Boston Archdiocese settles with 7 alleged victims of clergy abuse
By Brian MacQuarrie Globe Staff March 28, 2016
The Archdiocese of Boston has agreed to settlements involving cash and counseling with seven people who say they were sexually abused by priests, including one case that stretches back to the 1930s, according to the attorney for the alleged victims.
Two other settlements with religious orders have been reached in cases involving priests who allegedly abused victims while they worked in the archdiocese, according to the attorney, Mitchell Garabedian.
Another, separate settlement with the Carmelite Order involved a brother who had been accused of abuse in the Archdiocese of Los Angeles before being assigned to a chapel at the Northshore Mall in Peabody.
In all, the 10 settlements paid $778,500 and involved allegations of sexual abuse in every decade from the 1930s through the 1980s, Garabedian said. The attorney said he also reached agreements in six other cases across the country, including four in New Jersey.
The agreements carried no admission of liability.
Recent priest abuse settlements
The settlements are the latest reminders of the breadth of the crisis that rocked the archdiocese after the Globe reported in 2002 that abuse had occurred over decades, and that church officials transferred abusive priests to other parishes and routinely hid cases from the public and parishioners.
The Globe’s investigation into the abuse was chronicled in the movie “Spotlight” and earned the newspaper a Pulitzer Prize in 2003.....
Key reports from Globe’s Spotlight team on clergy sex abuse
March 11, 2016
The Boston Globe’s 2001-2002 investigation into sexual abuses by clergy in the Catholic Church resulted in more than 600 stories, with eight Globe reporters playing key roles. The first history-changing report was the work of Spotlight editor Walter V. Robinson, and reporters Sacha Pfeiffer, Michael Rezendes, and Matt Carroll. As the scope of the story widened, four other reporters joined the effort: Stephen Kurkjian, Thomas Farragher, Michael Paulson, and Kevin Cullen.
Here is a sampling of their work:
1. This Globe column by Eileen McNamara got the investigation rolling when new Globe editor Martin Baron read it in July 2001 and asked the Spotlight Team to pursue a wider look at abusive priests and what the church leadership knew.
2. The story that changed everything: The Spotlight Team’s first major report, published Jan. 6, 2002.
3. A few weeks later, the Spotlight Team widened the horrifying picture to include scores of priests.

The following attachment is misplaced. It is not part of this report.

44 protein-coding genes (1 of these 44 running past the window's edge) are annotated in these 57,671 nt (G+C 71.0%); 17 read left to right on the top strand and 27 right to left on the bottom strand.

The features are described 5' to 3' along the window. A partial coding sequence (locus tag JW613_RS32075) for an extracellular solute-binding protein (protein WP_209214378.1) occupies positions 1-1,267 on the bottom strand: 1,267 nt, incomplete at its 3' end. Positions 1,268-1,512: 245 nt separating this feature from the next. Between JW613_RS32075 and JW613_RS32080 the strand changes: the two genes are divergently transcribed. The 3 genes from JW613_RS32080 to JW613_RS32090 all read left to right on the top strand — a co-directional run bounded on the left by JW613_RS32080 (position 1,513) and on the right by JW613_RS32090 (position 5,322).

2002: Church allowed abuse by priest for years
Why did it take a succession of three cardinals and many bishops 34 years to place children out of John J. Geoghan’s reach?
2002: Scores of priests involved in sex abuse cases
More on the story behind the ‘Spotlight’ movie
“Kots Kaal Pato” ritual of animal murdering is finally banned
By Yucatan Times
Wed, Mar 23rd, 2016
Almost one year after the online magazine Vice published an article about an unknown tradition practiced in a small town in Yucatan: “Kots Kaal Pato”, this barbaric practice has been finally prohibited by the local and state authorities.
This ritual that takes place in the town of Citilcum involved filling up piñatas with small animals, like iguanas, birds, kittens and possums, and beating them to dead....
Local animal shelters and pro animal defense groups took notice immediately and began to collect signatures through the Change.org website in order to ban this barbaric tradition. The online petition reached more than 750,000 signatures from around the world and even Mexican celebrities, like Eugenio Derbez and Sasha Sokol, helped gathered signatures through twitter. However, the government kept silent and it seemed there was no finding a solution.
Finally, with the help of the Humane Society International (HSI), local church members, pro animal defense groups, animal shelters, and the Municipality of Izamal, Kots Kaal Pato will be officially banned on April 23, almost a year after the article was published in Vice (May, 2015). As part of the agreement with HIS, authorities will only promote the organization of traditions in which no animals will be injured or killed....